Davis said: "Japan and Vietnam will coordinate in their strong front against China's excursions in the South China Sea. I imagine that one could see statements by the ASEAN Regional Forum and Asia-Pacific Economic Cooperation (APEC) leaders that will express strong support for rule of law and opposition to militarization of the sea."

Vietnam calls the South China Sea the East Sea.

Nagy said the visit indicates "Japan’s commitment to strengthening the capacities of Vietnam and other states to monitor their maritime environment so they can better defend against assertive behavior by China."

During his meeting with university students on Monday, Suga said the ASEAN Outlook on the Indo-Pacific (AOIP) released last year shares many fundamental commonalities with the "Free and Open Indo-Pacific" Japan is advocating, and "that fact is tremendously encouraging" for him.

He also said many developments in the East Sea have gone against values espoused by the AOIP.

"Japan is strongly opposed to any actions that escalate tensions in the [East] Sea. Japan has been consistently supporting the preservation of the rule of law in seas. I would like to reemphasize the importance for all parties concerning the [East] Sea issues to work toward the peaceful resolution of disputes based on international law instead of resorting to force or coercion," the PM said.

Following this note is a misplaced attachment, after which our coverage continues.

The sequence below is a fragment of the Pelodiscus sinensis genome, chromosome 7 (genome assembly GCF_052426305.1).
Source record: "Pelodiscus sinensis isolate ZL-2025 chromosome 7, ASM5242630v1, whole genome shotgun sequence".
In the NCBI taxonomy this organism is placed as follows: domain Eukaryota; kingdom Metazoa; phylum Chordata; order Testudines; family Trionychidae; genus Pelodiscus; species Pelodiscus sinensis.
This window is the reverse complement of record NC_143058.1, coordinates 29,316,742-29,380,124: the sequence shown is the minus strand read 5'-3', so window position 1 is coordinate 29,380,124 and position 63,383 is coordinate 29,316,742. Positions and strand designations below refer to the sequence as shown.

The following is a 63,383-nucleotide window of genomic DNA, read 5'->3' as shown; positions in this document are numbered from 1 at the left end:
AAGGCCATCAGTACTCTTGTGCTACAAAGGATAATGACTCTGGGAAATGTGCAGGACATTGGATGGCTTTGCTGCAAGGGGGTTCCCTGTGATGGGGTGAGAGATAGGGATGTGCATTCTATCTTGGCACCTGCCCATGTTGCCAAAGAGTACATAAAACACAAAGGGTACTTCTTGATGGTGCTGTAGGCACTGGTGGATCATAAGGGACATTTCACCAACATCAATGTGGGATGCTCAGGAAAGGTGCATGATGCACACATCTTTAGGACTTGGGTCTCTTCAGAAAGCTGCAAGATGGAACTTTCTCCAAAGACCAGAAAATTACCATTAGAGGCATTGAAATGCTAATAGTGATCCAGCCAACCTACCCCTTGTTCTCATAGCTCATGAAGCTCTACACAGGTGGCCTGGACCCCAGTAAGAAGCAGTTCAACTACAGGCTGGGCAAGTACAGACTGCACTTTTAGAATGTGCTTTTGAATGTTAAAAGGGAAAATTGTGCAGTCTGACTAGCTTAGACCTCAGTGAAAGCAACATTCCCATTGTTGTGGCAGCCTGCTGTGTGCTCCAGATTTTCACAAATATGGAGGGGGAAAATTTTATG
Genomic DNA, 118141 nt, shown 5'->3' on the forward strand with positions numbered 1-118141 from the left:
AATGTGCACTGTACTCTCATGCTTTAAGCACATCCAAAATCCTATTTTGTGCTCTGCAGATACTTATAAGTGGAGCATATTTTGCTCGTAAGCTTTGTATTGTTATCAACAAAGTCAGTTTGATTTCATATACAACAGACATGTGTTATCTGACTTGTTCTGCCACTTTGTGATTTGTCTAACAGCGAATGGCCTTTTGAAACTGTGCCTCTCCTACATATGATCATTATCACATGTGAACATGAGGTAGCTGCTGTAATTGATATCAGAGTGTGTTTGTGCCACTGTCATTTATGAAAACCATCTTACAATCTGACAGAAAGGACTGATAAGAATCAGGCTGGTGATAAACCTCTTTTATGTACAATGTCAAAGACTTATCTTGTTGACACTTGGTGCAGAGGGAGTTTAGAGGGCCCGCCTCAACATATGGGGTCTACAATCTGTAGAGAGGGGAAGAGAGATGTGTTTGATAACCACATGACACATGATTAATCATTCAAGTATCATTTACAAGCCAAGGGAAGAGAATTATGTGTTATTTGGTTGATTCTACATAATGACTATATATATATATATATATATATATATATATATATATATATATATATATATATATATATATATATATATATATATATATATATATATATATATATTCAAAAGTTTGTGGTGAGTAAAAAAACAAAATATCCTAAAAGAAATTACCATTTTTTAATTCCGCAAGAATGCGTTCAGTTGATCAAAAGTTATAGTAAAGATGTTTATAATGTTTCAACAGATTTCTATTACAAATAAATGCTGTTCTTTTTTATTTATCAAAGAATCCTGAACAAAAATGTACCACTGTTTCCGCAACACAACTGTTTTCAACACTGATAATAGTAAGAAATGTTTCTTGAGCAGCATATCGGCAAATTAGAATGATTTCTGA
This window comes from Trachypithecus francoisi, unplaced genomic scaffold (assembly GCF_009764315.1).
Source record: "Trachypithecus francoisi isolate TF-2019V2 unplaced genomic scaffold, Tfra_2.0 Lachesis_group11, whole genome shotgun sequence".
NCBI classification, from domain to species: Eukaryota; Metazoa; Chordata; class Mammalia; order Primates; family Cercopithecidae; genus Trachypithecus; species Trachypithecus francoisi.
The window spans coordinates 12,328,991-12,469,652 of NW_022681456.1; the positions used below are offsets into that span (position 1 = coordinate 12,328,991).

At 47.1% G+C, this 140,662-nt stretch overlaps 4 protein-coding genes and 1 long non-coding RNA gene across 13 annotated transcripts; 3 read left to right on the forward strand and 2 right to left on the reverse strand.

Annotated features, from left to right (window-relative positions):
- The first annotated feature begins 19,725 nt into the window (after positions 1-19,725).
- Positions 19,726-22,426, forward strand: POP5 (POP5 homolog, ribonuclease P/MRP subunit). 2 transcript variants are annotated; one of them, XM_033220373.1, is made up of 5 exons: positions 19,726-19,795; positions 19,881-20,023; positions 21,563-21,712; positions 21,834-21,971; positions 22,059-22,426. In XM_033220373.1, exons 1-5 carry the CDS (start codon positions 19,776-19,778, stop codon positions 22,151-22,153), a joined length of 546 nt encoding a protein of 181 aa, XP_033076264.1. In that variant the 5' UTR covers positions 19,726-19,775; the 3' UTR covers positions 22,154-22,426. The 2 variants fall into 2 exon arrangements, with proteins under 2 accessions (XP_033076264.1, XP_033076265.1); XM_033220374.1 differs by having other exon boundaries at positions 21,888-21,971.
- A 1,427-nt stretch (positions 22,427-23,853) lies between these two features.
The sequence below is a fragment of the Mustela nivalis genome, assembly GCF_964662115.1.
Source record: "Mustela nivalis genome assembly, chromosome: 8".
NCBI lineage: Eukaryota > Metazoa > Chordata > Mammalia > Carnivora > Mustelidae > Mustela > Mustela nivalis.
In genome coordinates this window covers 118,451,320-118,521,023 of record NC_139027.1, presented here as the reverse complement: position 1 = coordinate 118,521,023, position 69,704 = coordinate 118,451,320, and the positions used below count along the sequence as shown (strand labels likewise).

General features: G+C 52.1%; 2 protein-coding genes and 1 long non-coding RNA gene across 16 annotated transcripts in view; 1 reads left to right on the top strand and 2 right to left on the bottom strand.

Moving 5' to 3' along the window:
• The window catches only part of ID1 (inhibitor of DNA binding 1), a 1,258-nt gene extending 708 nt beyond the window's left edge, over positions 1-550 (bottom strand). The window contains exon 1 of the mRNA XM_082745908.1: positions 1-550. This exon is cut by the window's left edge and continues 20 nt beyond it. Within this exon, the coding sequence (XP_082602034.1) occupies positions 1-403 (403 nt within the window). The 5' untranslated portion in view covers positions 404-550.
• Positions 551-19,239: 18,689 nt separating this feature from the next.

Davis said Japan and Vietnam might be working toward having Japan sell defense equipment to Vietnam.

Suga’s spokesman, Yoshida Tomoyuki, told reporters in Hanoi that Vietnam and Japan are negotiating for the transfer of defense equipment and technology.

Tokyo wants to ensure that this transfer contributes to the overall peace and stability of the region, and the items would be chosen by Vietnam, he said.

Nagy said defense cooperation between Vietnam and Japan would likely focus on maritime domain awareness capabilities, search and rescue, coast guard-related capabilities, and Japan’s support for non-traditional security issues in the South China Sea such as piracy, illegal fishing and climate change.

Besides the direct opportunities it might provide to boost bilateral ties, Cuong said Suga’s visit has also improved Vietnam’s status on the world stage.

Suga said: "Japan, as an Indo-Pacific nation, will continue to contribute to the peace and stability in this region. I chose Vietnam because it is the most suitable destination from which to send this message to the world. PM Nguyen Xuan Phuc and I have exchanged many ideas on bilateral relations and coping with Covid-19."

Cuong said Suga's statement could bring more world leaders to Vietnam to promote cooperation at a time when the world is still reeling from the impacts of Covid-19.